Man sentenced for stealing from girlfriend’s grandfather
A Marietta man was sentenced Monday for teaming up with his girlfriend to steal more than a thousand dollars worth of tools from the girl’s grandfather.
On Aug. 8, Aaron R. Fulton, 26, of 214 Wooster St., pilfered dozens of tools and three guns from the man with his girlfriend, Ashley Wynn, allegedly aiding him in the theft, said Washington County Common Pleas Court Judge Randall Burnworth.
“You’re almost 27 years old and you and your girlfriend go to grandpa’s and she distracts him while you steal all kinds of things from the garage,” summed up Burnworth.
The pair also stole checks from Wynn’s grandfather, said Washington County Prosecutor Jim Schneider.
Fulton was initially indicted in December on a one third-degree felony count of grand theft, one fourth-degree felony count of grand theft from an elderly or disabled person and one fifth-degree felony count of breaking and entering.
He pleaded March 11 to the fourth-degree felony charge. With no prior felonies, Fulton was not eligible for the maximum fourth-degree felony punishment of 18 months in prison, said Schneider.
However, Fulton has a lengthy juvenile and adult misdemeanor record, said Burnworth. According to Marietta Municipal Court records, those include burglary, criminal damaging, breaking and entering, OVI, and drug possession charges.
Fulton and his girlfriend allegedly sold some of the property and used the money to buy drugs, said Burnworth.
“You’ve been through treatment programs, and it hasn’t changed your behavior,” he said.
In fact, Fulton is no longer eligible for the SEPTA Correctional Facility, which offers addiction counseling services to some drug dependent offenders.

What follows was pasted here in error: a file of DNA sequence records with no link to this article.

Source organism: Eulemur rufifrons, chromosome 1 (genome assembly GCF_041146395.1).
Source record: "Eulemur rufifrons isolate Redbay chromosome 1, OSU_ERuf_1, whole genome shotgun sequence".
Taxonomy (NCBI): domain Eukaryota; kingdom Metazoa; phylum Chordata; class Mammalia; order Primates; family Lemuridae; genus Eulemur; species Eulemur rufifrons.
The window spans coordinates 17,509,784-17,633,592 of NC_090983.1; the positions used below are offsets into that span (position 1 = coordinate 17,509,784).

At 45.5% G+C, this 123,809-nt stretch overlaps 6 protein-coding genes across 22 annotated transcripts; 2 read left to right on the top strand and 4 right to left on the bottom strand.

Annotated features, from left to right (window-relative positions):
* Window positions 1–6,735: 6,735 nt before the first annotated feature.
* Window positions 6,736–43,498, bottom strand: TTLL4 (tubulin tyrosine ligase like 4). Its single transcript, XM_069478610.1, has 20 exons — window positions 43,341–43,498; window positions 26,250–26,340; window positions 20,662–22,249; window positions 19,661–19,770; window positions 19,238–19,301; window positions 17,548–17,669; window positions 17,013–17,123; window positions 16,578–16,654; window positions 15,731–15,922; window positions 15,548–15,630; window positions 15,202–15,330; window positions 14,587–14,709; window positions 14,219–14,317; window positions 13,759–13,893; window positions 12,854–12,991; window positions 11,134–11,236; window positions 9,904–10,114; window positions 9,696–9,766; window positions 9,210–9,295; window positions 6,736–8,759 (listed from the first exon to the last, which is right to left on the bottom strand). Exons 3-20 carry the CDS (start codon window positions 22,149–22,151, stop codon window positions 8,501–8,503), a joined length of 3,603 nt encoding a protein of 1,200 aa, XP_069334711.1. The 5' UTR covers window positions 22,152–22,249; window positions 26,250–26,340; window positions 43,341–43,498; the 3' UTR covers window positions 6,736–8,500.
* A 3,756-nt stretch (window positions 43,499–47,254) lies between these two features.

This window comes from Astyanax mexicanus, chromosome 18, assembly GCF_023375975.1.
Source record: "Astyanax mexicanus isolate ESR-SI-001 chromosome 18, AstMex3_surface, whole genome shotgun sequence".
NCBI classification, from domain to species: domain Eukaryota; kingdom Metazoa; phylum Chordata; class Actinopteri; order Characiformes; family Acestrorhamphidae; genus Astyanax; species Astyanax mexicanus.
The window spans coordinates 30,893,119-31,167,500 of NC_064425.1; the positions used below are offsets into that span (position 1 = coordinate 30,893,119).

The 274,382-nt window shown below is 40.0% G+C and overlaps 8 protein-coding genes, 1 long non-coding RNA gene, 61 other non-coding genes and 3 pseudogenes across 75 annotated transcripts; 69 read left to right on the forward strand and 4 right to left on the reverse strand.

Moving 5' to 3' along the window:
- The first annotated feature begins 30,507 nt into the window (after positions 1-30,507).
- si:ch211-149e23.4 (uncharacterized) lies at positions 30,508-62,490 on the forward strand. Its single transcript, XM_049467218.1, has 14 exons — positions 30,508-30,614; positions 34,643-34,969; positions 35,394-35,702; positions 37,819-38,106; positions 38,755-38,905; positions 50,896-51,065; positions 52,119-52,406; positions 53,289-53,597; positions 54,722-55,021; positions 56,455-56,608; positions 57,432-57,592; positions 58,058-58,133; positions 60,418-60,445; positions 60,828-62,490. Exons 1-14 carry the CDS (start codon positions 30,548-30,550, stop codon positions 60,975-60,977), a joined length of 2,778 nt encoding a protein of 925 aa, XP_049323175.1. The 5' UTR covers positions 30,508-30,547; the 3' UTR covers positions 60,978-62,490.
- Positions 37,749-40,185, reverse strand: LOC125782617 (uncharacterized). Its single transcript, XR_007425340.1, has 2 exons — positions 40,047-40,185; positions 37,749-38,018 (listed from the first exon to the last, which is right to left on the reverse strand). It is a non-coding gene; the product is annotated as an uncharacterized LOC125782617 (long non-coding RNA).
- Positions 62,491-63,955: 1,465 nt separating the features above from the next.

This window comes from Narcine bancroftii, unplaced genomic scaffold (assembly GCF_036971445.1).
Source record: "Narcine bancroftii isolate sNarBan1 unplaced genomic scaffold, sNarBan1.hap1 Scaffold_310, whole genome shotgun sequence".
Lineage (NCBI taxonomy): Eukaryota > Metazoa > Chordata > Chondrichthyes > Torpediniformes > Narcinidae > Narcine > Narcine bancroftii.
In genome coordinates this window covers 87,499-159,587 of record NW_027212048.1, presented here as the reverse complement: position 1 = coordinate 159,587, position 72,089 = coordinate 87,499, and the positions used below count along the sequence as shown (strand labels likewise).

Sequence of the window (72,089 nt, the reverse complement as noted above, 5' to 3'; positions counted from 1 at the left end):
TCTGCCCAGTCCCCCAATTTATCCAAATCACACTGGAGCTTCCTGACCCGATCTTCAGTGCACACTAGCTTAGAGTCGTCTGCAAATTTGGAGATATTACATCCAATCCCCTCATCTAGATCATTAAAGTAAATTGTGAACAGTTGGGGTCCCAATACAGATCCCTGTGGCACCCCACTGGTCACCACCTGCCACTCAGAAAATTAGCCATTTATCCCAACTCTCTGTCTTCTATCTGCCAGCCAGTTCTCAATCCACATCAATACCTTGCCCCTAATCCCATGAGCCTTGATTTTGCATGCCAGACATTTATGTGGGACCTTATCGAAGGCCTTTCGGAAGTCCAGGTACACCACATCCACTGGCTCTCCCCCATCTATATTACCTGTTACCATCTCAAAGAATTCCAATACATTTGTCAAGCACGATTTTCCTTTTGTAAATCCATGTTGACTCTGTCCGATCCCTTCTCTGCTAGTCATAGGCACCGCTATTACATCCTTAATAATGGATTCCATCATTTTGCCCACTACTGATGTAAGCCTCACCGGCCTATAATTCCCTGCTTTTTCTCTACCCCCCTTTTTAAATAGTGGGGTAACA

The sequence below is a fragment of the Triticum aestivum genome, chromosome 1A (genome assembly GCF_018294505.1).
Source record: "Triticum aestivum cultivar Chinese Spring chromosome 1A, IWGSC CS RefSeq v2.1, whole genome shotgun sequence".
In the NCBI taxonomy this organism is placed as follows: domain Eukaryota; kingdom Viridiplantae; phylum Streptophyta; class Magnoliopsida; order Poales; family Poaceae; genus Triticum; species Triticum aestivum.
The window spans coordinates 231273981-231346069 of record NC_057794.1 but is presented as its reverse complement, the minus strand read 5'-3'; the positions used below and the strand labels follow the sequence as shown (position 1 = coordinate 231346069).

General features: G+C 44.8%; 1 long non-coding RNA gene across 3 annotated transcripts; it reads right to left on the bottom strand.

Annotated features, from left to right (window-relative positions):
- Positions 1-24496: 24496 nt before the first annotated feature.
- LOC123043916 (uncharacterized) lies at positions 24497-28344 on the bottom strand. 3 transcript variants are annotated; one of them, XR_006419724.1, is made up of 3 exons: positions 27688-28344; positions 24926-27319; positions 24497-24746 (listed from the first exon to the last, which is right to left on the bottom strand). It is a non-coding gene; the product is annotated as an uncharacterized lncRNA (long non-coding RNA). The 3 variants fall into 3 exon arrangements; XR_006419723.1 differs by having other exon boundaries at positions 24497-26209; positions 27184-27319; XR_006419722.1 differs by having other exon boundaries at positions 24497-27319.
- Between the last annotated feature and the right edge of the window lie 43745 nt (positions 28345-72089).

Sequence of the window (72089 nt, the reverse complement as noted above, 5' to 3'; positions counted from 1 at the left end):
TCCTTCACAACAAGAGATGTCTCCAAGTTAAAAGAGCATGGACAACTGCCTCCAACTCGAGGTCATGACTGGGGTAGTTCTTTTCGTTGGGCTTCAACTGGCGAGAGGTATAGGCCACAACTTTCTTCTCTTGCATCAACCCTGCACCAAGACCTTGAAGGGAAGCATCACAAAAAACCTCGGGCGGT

“You were previously approved for SEPTA and failed to complete it. And then you went a second time and it looks like you did complete it. But because of that you’re no longer eligible and can’t be sent again,” said Burnworth.
Fulton was sentenced to 180 days in the Washington County Jail. However, he has already served 140 days awaiting sentencing and will get credit for that time.
“Very simply put, you’re gonna serve 40 days in jail, and when you get out you better quit committing crimes unless you want to spend half the rest of your life in and out of the state prison,” concluded Burnworth.
Fulton was also sentenced to five years of community control and was ordered to undergo evaluation for the court’s “Thinking For A Change” program, a cognitive behavioral change program developed by The National Institute of Corrections. When he gets out, he will be required to report to L & P Services and follow whatever drug counseling program they recommend, said Burnworth.